As Kendre Miller plunged into the end zone to help TCU earn an overtime victory against Oklahoma State last Saturday, thousands of jubilant fans decided to join him. They hopped over railings in cowboy boots and sundresses, sneakers and flip-flops, making an approximate 7-foot drop onto the Amon G. Carter Stadium field.
One fan took his shirt off almost immediately to reveal a perfect Texan farmer’s tan. Another pounded his chest as he ran downfield as if he was the one who just scored. Quarterback Max Duggan, who handed off the ball to Miller, didn’t break stride as a fan put his arm around him for an impromptu selfie. ESPN’s skycam settled around midfield as the team’s mascot was hoisted in the air by two cheerleaders in chorus to DJ Khaled’s “All I Do Is Win.”
Minutes later inside a jubilant locker room, Horned Frogs coach Sonny Dykes returned to address his team after making it through a claustrophobic on-field postgame interview. But there was one problem: a significant portion of players hadn’t made it inside yet. Some were still stuck outside celebrating in a scene all too familiar in college football: a field storming.
They’re almost a weekly occurrence these days, but in three of Week 7’s biggest games, we saw close games with tight results become the impetus for what is “a pitch invasion” called across the pond. TCU pulled off a 14-point comeback, as did Utah around 12 a.m. ET. But the capital of the college football universe saw a field storming 15 years in the making in Knoxville, Tenn.
There, the goalposts also came crashing down in a scene reminiscent of 1998, when the Vols beat Florida en route to a national championship. But when the party’s over, when Dykes and his team are finally in the locker room, when the goalposts in Knoxville are being marched outside of Neyland Stadium and thrown into the Tennessee River, someone has to clean up.
That’s where folks like Andrew Siegel, TCU’s sports turf manager, come in. Siegel dealt with a similar scenario earlier in the season after the Frogs blew out Oklahoma. In the Oklahoma State game, when the Frogs started mounting their comeback, a field storm was brewing.
“Once it looked like that was an option, I was like, ‘Oh, they’re not keeping anybody off this thing,’” Seigel says. “But I definitely have a lot easier job than [my counterpart at Tennessee] does going forward, because it looked a little rough from the pictures I saw after that. Our fans were a little more cordial than they were up there in Knoxville, to say the least.”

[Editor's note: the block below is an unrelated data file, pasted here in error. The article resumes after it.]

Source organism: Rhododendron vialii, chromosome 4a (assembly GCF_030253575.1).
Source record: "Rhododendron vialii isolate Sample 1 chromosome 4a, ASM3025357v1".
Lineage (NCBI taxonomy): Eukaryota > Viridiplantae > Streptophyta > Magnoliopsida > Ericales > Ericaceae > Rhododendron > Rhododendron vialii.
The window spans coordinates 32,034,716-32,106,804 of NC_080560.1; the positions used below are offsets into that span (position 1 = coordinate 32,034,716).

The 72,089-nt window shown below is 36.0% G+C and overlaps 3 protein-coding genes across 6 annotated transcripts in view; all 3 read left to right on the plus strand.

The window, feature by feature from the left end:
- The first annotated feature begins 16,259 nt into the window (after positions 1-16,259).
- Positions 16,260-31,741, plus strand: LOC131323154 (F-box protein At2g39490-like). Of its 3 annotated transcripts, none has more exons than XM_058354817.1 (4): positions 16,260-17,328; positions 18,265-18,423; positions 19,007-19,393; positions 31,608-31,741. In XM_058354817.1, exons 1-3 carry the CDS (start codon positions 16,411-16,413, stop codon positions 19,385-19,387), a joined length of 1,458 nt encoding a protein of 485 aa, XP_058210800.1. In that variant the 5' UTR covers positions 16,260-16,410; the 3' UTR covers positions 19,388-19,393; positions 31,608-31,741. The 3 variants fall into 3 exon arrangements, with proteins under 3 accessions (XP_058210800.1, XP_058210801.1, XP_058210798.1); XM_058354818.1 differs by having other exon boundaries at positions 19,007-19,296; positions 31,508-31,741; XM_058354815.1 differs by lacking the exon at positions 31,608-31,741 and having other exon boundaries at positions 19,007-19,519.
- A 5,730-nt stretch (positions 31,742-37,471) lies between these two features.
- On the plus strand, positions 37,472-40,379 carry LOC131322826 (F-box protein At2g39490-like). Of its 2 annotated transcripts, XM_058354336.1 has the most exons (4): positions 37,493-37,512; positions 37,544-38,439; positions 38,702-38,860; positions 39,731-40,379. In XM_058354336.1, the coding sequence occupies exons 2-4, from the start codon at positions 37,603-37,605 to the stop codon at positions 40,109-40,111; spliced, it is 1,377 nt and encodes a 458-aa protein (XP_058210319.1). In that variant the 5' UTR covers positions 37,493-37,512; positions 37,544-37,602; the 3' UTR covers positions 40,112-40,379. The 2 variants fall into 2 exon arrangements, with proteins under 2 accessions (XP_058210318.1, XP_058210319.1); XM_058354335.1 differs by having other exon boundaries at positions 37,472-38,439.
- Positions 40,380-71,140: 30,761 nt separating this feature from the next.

The timing of this field rush wasn’t exactly the best for Siegel and his staff. Mid-October is the time when the grounds crew puts down rye grass seeds on top of the existing Bermuda lawn in a process called overseeding. It doesn’t take much to bring Bermuda grass back even after it’s compacted. But during the Oklahoma State game, the rye seed had been down for just about a week.
After waiting for fans and equipment to be cleared from the field, Siegel and his eight-person crew get to work. Before they can do normal postgame field upkeep, they have to clean up the debris so their five mowers (which cost $80,000 to $100,000) can get to work without damaging the blades and avoiding costly repairs. They strap up with backpack leaf blowers and metal detectors to make sure they get everything.
“The first thing we immediately have to do is start cleaning it, because you never really know what you’re going to find,” Siegel says. “I think we found cellphones, which we got back to their owners, because it’s the end of the world when you lose your cellphone. We’ve also picked up sunglasses, a pocketknife, lighters, peanuts, pizza crust and beer cans.”
At least Siegel didn’t have to replace goalposts. A Tennessee athletics department spokesperson confirmed to Sports Illustrated that they had a set of stored and disassembled goalposts under their student section that had been in place since 1998—just in case. They cleaned and painted them within 48 hours and erected them a day later, even after the school launched a “goalpost fund” to raise money for replacements. (Brand-new uprights cost between $10,000 and $20,000, according to the Knoxville News Sentinel.) The SEC also fines every school $100,000 for field storming in an attempt to discourage the practice.
As for the stolen sod, the spokesperson said the Neyland Stadium grounds crew maintains extra emergency-use sod just in case. By this past Wednesday, it would be “fairly hard to tell that Saturday’s postgame celebration ever took place.”